To put it in Apple’s words: “Taking Cocos2D to a whole new level.” I can’t brag with 200+ new features though I have a few in store that should make a big bang for no bucks!
So, here speaketh the market crier for Kobold2D. What’s new and noteworthy about this version of Kobold2D, you ask?
Built-In Gesture Recognition
Recognizing gestures has never been this easy. No (speak: zero) iOS SDK knowledge required! All gesture recognizers provided by the iOS SDK are implemented:
Tap, Double-Tap, Long-Press, Swipe, Pan, Rotation and Pinch.
AccSim written by Otto Chrons is an App (download on iTunes) that allows you to control your game running in the Simulator with your iOS device. Meaning, the game plays in the Simulator but accelerometer input is actually coming from your device! You can learn more about it on the Built.By.Me website, which includes a sample video:
Hmmm … somehow this game seems strangely familiar.
AccSim doesn’t pack the same punch as iSimulate does, which can also be used for sending multi-touch input, GPS and Compass events to the Simulator, plus a lot more. But the good thing about AccSim is that it’s not just free but the AccSim source code is open source!
Chapter 6 – Spritesheets and Zwoptex
In this chapter the focus will be on Spritesheets (Texture Atlas), what they are and when, where and why to use them. Of course a chapter about Spritesheets wouldn’t be complete without introducing the Zwoptex tool. The graphics added in this chapter will then be used for the game created in the following chapter.
The chapter will be submitted on Friday, August 6th.
Anything about Spritesheets you always wanted to know?
Just let me know. I’ll be researching what kind of issues people were and are having regarding Spritesheets. I want to make sure that they are all covered in the book.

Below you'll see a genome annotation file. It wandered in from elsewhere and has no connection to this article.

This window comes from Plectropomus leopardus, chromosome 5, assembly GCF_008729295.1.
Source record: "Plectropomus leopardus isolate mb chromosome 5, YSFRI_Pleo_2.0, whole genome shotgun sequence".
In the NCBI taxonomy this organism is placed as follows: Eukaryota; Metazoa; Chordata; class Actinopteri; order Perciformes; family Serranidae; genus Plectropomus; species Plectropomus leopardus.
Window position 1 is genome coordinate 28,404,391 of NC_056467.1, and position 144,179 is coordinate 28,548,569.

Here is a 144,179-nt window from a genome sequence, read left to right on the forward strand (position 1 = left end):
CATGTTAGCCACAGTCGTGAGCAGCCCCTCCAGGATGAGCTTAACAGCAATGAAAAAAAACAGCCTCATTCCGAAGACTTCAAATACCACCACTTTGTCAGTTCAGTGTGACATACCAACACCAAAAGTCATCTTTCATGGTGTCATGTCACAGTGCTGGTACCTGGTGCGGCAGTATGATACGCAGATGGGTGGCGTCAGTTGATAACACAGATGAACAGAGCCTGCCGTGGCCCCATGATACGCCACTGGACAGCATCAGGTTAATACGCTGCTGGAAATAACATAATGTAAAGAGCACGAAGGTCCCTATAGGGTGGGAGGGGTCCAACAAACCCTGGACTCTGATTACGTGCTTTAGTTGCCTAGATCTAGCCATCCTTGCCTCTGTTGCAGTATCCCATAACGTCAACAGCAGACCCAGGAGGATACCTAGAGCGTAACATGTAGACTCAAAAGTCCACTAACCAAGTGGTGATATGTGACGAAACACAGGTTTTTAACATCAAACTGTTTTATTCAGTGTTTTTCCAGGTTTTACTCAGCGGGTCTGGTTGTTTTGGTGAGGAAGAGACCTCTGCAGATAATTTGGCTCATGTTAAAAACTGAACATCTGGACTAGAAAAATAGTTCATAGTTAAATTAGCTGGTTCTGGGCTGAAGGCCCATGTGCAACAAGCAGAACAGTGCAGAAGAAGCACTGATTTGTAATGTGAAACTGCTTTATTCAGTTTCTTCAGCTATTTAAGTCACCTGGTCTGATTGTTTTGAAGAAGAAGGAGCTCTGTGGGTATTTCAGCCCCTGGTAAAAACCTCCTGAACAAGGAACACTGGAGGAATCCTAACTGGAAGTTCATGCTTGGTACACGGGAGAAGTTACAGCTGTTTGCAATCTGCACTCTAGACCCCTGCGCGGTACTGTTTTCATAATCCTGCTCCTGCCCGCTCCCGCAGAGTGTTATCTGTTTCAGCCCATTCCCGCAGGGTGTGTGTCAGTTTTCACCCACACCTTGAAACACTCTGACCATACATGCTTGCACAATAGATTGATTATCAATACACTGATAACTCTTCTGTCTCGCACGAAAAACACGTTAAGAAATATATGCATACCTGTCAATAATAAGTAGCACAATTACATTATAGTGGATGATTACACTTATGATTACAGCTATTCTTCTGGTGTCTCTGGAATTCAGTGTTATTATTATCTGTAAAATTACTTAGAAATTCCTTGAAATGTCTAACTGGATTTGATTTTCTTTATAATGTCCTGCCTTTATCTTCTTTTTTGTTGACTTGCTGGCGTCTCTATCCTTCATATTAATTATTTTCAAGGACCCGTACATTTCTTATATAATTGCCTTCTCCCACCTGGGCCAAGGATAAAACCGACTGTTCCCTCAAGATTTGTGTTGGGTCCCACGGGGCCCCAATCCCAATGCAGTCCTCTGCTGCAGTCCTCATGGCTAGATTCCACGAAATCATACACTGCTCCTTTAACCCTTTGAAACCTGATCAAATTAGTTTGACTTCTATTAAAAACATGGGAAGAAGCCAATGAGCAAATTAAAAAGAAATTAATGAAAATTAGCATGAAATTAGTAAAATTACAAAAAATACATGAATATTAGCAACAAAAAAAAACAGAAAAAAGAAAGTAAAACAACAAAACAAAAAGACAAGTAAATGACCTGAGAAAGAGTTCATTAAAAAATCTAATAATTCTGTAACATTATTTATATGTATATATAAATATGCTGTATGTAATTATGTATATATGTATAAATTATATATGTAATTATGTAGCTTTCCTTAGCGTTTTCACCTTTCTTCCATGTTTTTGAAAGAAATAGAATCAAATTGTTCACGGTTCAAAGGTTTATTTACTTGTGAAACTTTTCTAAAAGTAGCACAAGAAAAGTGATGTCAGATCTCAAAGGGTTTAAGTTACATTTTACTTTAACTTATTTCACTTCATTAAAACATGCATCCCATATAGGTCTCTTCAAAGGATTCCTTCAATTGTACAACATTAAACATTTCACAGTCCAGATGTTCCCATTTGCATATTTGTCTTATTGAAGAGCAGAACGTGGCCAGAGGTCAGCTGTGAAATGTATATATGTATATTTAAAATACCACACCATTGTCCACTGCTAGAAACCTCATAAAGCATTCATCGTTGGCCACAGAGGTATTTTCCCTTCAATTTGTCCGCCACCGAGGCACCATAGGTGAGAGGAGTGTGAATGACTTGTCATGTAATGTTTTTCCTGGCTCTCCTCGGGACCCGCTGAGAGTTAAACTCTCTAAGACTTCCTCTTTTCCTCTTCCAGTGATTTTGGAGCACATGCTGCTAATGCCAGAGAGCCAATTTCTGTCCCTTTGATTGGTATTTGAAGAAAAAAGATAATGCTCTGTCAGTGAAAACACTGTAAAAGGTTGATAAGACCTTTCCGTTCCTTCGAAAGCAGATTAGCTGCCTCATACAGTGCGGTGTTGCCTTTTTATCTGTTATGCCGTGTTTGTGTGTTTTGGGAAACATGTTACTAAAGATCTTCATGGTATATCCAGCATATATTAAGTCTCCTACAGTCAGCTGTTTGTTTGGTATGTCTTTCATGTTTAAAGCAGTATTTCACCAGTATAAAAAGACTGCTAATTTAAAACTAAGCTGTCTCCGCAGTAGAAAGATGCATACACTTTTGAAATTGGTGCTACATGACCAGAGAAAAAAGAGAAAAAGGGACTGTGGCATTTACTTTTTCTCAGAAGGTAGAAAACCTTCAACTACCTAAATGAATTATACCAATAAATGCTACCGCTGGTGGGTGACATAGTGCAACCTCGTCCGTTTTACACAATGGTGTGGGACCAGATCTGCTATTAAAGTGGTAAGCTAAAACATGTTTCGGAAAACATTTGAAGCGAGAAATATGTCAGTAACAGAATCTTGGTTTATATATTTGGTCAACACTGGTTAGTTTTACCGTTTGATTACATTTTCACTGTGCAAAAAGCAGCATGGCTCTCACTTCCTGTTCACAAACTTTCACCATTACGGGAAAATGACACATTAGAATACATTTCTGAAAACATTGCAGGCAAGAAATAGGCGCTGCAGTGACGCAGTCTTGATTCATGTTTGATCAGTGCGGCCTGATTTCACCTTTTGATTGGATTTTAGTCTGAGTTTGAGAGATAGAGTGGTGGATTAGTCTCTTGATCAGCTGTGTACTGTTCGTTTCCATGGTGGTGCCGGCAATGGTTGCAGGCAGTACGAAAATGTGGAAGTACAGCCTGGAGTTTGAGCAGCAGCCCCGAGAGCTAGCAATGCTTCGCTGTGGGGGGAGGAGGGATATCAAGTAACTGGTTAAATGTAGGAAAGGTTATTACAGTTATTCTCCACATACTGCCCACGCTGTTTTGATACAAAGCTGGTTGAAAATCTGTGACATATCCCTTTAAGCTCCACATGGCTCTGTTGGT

Please leave a comment or write me an email.
Summary of working on Chapter 5 – Game Building Blocks
I finally found a better title for the chapter. A big part is about working with Scenes and Layers. A LoadingScene class is implemented to avoid the memory overlap when transitioning between two scenes. Layers are used to modify the game objects seperately from the static UI. I explain how to use targeted touch handlers to handle touch input for each individual layer, either swallowing touches or not.
The issue of whether to subclass CCSprite or not is discussed and an example is given how to create game objects using composition and without subclassing from CCNode and how that changes touch input and scheduling.
At the end the remaining specialized CCNode classes such as CCProgressTimer, CCParallaxNode and the CCRibbon class with the CCMotionStreak are given a treatment.
As you can see from the pictures, I’m also making good progress at becoming a great pixel artist. Only I have a looooooong way ahead of me still. But I admit, the little I know about art and how much less I’ve practiced it, I’m pretty happy about the results and having fun with it. The cool aspect of it is that this should be instructive art. It doesn’t have to be good. So I just go ahead and do it and tend to be positively surprised by the results. I’ll probably touch this subject in the next chapter about Spritesheets: doing your own art. It’s better than nothing, it’s still creative work even if it may be ugly to others, and it’s a lot more satisfying to do everything yourself, even if it takes a bit longer and doesn’t look as good. At least it’s all yours, you’re having fun, and learn something along the way. And you can always find an artist sometime later who will just draw over your existing images or who replaces your fart sound effects with something more appropriate.
Btw, if you’re looking for a decent and free image editing program for the Mac, I’ve been using Seashore for about a year now and I’m pretty happy with it.